For those given the honor of carrying the Olympic torch as it makes its way around the United Kingdom ahead of the upcoming London Olympics, there are two main objectives.
- Transfer the torch to the next person in the relay.
- Don't let the flame go out.
As long as relay runners adhere to these two rules then everything should go swimmingly. Unless, of course, the route actually requires them to take the torch swimming.
During a recent relay leg in Hertfordshire, England, the Olympic torch was accidentally extinguished by waves at the canoe slalom venue for the 2012 London Games. Torchbearer Zak Franklin, a British canoeist, held the flame as he rafted through stretches of turbulent rapids. Unfortunately, the iconic beacon never made it out of the course alive because water is indeed, still wet.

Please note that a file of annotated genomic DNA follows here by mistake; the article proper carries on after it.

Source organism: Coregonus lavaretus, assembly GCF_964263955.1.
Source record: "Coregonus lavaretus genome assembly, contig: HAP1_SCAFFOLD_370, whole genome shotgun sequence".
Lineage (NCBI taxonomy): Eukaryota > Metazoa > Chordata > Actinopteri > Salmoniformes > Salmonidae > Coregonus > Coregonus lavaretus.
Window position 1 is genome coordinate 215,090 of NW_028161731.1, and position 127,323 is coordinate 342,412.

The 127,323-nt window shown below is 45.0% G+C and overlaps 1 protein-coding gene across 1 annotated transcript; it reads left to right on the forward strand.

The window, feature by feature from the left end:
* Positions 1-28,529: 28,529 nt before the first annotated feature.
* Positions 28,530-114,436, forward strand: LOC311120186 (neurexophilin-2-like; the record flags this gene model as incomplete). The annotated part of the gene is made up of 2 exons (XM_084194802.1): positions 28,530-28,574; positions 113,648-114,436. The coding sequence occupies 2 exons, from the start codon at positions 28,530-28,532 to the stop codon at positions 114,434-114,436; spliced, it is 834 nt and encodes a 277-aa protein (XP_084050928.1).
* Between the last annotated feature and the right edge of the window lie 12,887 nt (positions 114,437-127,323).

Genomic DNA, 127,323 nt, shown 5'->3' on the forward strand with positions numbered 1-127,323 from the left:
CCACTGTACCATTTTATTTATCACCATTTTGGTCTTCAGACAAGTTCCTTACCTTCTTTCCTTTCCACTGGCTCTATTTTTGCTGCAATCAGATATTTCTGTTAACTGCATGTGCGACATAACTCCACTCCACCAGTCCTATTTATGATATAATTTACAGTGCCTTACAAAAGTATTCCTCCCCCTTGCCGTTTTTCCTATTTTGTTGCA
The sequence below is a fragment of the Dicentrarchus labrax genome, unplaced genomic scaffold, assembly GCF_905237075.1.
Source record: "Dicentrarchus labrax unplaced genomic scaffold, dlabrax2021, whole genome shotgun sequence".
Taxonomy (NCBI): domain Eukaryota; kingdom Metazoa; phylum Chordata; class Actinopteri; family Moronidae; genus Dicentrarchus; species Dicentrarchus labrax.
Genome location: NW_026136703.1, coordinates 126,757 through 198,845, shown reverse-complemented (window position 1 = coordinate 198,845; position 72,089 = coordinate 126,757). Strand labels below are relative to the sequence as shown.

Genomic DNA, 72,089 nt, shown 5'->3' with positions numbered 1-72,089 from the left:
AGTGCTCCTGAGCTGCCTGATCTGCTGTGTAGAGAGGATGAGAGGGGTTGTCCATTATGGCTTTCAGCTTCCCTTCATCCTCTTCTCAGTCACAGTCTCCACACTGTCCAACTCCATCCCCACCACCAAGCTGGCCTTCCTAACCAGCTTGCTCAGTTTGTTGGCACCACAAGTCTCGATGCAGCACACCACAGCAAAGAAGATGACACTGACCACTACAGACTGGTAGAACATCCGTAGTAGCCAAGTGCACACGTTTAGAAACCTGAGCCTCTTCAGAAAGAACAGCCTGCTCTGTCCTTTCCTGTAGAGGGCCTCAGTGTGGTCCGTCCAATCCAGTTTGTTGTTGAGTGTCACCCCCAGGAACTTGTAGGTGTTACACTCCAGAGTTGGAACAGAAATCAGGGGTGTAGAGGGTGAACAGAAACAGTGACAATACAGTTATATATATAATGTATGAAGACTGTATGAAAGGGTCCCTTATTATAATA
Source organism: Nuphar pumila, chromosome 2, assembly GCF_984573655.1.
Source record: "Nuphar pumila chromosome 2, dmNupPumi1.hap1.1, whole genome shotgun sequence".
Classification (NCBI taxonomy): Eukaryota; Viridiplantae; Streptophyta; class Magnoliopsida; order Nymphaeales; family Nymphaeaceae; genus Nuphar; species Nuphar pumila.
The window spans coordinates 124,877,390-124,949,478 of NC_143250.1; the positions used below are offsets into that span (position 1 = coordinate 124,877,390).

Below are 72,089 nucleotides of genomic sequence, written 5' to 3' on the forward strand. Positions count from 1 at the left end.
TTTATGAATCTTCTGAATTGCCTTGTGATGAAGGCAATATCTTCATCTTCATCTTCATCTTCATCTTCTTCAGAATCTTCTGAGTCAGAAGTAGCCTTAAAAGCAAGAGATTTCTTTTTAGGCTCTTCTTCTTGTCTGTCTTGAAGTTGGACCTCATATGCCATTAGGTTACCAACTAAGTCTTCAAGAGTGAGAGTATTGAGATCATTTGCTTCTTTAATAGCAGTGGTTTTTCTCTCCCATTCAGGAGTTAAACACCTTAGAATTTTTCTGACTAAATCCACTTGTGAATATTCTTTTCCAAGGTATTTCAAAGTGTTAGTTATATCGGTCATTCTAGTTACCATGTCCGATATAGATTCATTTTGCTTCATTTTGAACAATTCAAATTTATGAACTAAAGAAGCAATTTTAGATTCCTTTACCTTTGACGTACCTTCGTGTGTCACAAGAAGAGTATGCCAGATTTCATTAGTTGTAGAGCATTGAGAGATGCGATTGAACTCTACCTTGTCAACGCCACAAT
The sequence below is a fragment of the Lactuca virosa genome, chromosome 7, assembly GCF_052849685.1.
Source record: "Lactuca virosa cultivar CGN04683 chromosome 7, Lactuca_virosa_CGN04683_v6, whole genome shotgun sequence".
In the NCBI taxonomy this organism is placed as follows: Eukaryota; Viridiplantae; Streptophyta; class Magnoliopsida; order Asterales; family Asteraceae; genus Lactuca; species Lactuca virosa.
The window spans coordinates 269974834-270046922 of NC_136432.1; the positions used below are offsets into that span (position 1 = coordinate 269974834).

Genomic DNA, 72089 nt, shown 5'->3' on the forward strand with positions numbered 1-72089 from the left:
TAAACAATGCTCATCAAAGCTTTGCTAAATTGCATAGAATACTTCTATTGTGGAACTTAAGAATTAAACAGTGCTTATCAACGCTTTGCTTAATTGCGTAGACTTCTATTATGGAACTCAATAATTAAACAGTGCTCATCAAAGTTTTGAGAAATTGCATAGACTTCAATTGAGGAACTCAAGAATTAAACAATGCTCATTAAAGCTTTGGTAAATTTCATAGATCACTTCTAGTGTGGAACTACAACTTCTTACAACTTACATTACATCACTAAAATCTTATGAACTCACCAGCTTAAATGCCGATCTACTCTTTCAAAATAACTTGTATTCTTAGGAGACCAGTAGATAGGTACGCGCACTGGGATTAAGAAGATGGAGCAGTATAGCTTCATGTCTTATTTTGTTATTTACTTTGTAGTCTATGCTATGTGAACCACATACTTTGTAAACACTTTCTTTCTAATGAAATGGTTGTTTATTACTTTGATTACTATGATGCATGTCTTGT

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Luckily for everyone in attendance, a second lantern was on hand to relight the torch. Franklin and his fellow canoeists took one more ride to complete a successful run, this time keeping the flame nice and toasty.
"It is not uncommon for a flame to go out and this can happen for a number of reasons," a LOCOG spokesman told the Daily Mail. "It was relit from the mother flame, which is kept in a specially designed miners’ lantern."
This isn't the first time that the flame went out during the relay. Organizers even eluded a close call recently when two young boys interrupted the relay procession to grab the torch away from a torchbearer.
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